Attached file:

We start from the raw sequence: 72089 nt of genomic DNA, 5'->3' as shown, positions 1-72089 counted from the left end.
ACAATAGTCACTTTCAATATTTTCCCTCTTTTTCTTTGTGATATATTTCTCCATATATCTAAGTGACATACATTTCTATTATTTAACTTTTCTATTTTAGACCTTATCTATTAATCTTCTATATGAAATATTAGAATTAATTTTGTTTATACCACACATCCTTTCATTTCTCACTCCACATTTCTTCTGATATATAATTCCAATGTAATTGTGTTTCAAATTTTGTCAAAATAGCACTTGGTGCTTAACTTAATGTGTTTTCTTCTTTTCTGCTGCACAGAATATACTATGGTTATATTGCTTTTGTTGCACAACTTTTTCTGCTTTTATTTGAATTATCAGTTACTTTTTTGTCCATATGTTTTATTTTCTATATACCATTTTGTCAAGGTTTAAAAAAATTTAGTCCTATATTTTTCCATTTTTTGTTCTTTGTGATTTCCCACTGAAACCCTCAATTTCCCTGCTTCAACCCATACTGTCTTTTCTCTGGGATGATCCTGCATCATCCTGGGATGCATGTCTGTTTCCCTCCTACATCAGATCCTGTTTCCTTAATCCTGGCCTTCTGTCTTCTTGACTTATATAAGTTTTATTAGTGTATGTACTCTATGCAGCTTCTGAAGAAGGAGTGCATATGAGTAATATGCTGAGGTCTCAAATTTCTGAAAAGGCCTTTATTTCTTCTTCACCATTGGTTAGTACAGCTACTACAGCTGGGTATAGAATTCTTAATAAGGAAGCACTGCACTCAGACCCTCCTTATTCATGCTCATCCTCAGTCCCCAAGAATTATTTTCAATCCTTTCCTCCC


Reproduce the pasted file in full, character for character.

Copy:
We start from the raw sequence: 72089 nt of genomic DNA, 5'->3' as shown, positions 1-72089 counted from the left end.
ACAATAGTCACTTTCAATATTTTCCCTCTTTTTCTTTGTGATATATTTCTCCATATATCTAAGTGACATACATTTCTATTATTTAACTTTTCTATTTTAGACCTTATCTATTAATCTTCTATATGAAATATTAGAATTAATTTTGTTTATACCACACATCCTTTCATTTCTCACTCCACATTTCTTCTGATATATAATTCCAATGTAATTGTGTTTCAAATTTTGTCAAAATAGCACTTGGTGCTTAACTTAATGTGTTTTCTTCTTTTCTGCTGCACAGAATATACTATGGTTATATTGCTTTTGTTGCACAACTTTTTCTGCTTTTATTTGAATTATCAGTTACTTTTTTGTCCATATGTTTTATTTTCTATATACCATTTTGTCAAGGTTTAAAAAAATTTAGTCCTATATTTTTCCATTTTTTGTTCTTTGTGATTTCCCACTGAAACCCTCAATTTCCCTGCTTCAACCCATACTGTCTTTTCTCTGGGATGATCCTGCATCATCCTGGGATGCATGTCTGTTTCCCTCCTACATCAGATCCTGTTTCCTTAATCCTGGCCTTCTGTCTTCTTGACTTATATAAGTTTTATTAGTGTATGTACTCTATGCAGCTTCTGAAGAAGGAGTGCATATGAGTAATATGCTGAGGTCTCAAATTTCTGAAAAGGCCTTTATTTCTTCTTCACCATTGGTTAGTACAGCTACTACAGCTGGGTATAGAATTCTTAATAAGGAAGCACTGCACTCAGACCCTCCTTATTCATGCTCATCCTCAGTCCCCAAGAATTATTTTCAATCCTTTCCTCCC